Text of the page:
What is the key event in the pathophysiology of acute disseminated encephalomyelitis (ADEM)?

Updated: Nov 08, 2018
  • Author: J Nicholas Brenton, MD; Chief Editor: Tarakad S Ramachandran, MBBS, MBA, MPH, FAAN, FACP, FAHA, FRCP, FRCPC, FRS, LRCP, MRCP, MRCS  more...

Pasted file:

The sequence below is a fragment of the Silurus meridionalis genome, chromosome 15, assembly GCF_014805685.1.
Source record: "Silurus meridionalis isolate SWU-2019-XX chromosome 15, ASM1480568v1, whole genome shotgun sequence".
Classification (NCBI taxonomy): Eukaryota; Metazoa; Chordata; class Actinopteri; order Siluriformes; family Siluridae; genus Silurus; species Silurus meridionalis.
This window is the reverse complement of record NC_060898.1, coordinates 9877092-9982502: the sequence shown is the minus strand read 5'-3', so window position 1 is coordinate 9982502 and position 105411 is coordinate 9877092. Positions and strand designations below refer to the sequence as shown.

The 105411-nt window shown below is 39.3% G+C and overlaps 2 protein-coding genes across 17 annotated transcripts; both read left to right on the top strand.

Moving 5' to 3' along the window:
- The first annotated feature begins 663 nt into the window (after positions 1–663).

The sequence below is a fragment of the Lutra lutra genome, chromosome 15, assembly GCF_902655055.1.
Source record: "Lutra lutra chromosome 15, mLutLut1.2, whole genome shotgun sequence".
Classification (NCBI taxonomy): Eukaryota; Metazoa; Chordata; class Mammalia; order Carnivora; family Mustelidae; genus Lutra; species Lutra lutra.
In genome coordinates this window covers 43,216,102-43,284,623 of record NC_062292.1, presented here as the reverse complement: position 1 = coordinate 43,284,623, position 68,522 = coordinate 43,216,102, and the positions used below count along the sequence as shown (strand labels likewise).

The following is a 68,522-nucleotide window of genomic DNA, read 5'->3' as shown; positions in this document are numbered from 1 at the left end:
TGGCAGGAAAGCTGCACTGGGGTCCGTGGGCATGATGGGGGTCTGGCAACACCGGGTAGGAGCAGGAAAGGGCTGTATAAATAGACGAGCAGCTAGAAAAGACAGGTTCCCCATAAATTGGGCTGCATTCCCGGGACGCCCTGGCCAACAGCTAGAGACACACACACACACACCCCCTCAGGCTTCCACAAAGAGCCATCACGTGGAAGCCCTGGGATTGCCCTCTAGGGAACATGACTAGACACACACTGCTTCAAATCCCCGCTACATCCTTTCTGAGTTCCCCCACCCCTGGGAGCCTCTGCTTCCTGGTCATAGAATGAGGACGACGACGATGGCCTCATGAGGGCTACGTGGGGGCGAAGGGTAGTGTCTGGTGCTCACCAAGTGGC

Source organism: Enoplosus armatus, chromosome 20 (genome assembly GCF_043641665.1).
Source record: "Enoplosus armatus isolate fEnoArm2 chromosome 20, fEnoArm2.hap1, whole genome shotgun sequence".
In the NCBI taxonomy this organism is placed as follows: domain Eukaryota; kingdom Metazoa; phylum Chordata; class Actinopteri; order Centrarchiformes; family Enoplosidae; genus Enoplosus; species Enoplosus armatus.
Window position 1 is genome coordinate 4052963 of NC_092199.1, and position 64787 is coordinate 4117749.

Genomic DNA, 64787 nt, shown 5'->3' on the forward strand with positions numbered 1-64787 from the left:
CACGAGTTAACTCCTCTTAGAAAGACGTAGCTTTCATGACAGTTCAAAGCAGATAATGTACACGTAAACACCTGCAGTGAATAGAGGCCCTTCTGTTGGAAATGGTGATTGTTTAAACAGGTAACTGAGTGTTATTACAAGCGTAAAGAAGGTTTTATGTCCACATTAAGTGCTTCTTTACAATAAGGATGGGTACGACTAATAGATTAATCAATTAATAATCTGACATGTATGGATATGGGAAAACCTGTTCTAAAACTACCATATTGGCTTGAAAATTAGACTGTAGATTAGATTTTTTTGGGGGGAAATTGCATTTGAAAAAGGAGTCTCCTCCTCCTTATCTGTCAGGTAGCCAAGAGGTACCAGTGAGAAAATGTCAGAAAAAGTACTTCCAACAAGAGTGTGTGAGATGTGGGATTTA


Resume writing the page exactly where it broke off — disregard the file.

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Disturbance of the blood-brain barrier is likely to be an important event. The elaboration of antibodies occurs but remains of uncertain significance. In particular, multiple researchers have demonstrated the presence of serum IgG antibodies to myelin oligodendrocyte glycoprotein (MOG) in up to 40% of children with ADEM, [51, 52, 53] though these antibodies do not appear to be specific to ADEM. Still the presence of anti-MOG antibodies in ADEM may affect the nature and course of the disease. A recent study has demonstrated that MOG-positive ADEM patients are more likely to have large, bilateral and widespread lesions and longitudinally extensive transverse myelitis on MRI and are more likely to have a favorable clinical outcome when compared to MOG-negative ADEM patients. [49]

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